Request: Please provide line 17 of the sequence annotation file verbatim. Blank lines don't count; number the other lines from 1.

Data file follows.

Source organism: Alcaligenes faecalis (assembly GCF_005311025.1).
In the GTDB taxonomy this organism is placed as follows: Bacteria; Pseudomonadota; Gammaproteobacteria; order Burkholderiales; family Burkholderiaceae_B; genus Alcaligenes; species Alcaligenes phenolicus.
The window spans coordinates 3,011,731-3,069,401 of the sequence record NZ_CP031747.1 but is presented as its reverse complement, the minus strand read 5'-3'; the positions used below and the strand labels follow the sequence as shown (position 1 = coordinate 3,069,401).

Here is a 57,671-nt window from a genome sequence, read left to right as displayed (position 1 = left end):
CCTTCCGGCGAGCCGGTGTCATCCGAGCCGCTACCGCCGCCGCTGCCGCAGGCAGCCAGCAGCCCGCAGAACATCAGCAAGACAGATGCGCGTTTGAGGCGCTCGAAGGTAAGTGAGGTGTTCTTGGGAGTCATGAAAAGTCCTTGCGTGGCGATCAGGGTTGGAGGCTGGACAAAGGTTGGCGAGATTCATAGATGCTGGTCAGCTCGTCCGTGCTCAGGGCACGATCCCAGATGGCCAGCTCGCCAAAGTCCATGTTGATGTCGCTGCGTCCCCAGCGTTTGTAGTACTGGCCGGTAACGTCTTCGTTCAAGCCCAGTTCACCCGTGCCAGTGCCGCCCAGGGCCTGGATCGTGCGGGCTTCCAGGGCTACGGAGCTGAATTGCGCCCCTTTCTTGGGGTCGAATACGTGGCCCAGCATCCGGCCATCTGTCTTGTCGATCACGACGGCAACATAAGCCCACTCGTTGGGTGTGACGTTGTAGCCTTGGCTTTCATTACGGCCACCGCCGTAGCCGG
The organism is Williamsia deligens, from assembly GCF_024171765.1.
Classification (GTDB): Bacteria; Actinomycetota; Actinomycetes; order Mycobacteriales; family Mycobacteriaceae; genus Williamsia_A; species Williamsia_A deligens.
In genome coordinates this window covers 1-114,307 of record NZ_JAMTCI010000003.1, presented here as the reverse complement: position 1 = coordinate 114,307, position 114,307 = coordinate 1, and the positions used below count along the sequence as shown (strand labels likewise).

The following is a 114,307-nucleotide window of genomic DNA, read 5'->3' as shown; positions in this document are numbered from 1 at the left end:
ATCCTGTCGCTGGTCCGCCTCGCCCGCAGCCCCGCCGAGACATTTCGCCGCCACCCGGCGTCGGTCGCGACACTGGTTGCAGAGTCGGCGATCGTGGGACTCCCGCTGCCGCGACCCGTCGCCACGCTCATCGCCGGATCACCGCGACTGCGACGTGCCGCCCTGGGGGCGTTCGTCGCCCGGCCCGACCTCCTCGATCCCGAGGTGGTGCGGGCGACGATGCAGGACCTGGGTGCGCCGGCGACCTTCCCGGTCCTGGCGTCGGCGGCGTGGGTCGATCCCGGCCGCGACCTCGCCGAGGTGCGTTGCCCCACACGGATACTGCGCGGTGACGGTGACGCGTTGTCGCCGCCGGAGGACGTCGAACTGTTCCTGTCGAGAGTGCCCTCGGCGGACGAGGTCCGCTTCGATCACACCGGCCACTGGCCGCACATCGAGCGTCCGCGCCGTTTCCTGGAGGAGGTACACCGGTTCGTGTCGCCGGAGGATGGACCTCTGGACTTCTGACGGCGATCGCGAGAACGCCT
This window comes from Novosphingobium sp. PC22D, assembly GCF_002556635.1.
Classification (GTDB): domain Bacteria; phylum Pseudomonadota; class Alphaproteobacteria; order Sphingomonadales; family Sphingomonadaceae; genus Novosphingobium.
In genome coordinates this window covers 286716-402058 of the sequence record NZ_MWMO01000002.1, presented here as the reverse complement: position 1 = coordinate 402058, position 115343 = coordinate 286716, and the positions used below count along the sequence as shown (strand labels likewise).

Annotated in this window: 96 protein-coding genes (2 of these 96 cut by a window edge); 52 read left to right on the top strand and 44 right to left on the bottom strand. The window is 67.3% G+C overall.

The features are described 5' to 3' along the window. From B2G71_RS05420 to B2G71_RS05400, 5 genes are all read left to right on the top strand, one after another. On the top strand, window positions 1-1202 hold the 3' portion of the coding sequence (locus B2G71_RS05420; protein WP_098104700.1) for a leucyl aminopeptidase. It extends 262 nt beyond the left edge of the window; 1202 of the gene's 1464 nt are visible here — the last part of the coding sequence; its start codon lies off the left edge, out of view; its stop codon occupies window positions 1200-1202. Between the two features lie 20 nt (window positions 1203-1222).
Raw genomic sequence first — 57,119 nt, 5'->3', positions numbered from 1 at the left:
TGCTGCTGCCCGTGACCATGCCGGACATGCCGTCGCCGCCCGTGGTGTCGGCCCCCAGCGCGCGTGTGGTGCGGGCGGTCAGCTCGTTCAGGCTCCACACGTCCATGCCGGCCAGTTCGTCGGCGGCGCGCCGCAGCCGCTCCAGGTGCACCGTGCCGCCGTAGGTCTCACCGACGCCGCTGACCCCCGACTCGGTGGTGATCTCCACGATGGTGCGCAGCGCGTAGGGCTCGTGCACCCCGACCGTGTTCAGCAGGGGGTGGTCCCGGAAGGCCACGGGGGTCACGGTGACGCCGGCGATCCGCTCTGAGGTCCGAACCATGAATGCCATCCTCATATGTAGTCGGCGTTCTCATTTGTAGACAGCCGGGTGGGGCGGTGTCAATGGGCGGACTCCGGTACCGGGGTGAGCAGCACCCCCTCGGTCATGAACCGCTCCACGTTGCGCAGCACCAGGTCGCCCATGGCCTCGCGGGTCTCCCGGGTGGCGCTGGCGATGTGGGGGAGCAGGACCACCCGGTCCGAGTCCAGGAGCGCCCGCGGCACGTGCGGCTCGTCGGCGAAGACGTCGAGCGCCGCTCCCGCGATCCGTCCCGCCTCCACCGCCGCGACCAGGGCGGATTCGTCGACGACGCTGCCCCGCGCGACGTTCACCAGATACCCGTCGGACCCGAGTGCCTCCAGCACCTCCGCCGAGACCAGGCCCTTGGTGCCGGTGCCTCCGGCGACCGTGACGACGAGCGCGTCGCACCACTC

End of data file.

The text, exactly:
TGCTGCTGCCCGTGACCATGCCGGACATGCCGTCGCCGCCCGTGGTGTCGGCCCCCAGCGCGCGTGTGGTGCGGGCGGTCAGCTCGTTCAGGCTCCACACGTCCATGCCGGCCAGTTCGTCGGCGGCGCGCCGCAGCCGCTCCAGGTGCACCGTGCCGCCGTAGGTCTCACCGACGCCGCTGACCCCCGACTCGGTGGTGATCTCCACGATGGTGCGCAGCGCGTAGGGCTCGTGCACCCCGACCGTGTTCAGCAGGGGGTGGTCCCGGAAGGCCACGGGGGTCACGGTGACGCCGGCGATCCGCTCTGAGGTCCGAACCATGAATGCCATCCTCATATGTAGTCGGCGTTCTCATTTGTAGACAGCCGGGTGGGGCGGTGTCAATGGGCGGACTCCGGTACCGGGGTGAGCAGCACCCCCTCGGTCATGAACCGCTCCACGTTGCGCAGCACCAGGTCGCCCATGGCCTCGCGGGTCTCCCGGGTGGCGCTGGCGATGTGGGGGAGCAGGACCACCCGGTCCGAGTCCAGGAGCGCCCGCGGCACGTGCGGCTCGTCGGCGAAGACGTCGAGCGCCGCTCCCGCGATCCGTCCCGCCTCCACCGCCGCGACCAGGGCGGATTCGTCGACGACGCTGCCCCGCGCGACGTTCACCAGATACCCGTCGGACCCGAGTGCCTCCAGCACCTCCGCCGAGACCAGGCCCTTGGTGCCGGTGCCTCCGGCGACCGTGACGACGAGCGCGTCGCACCACTC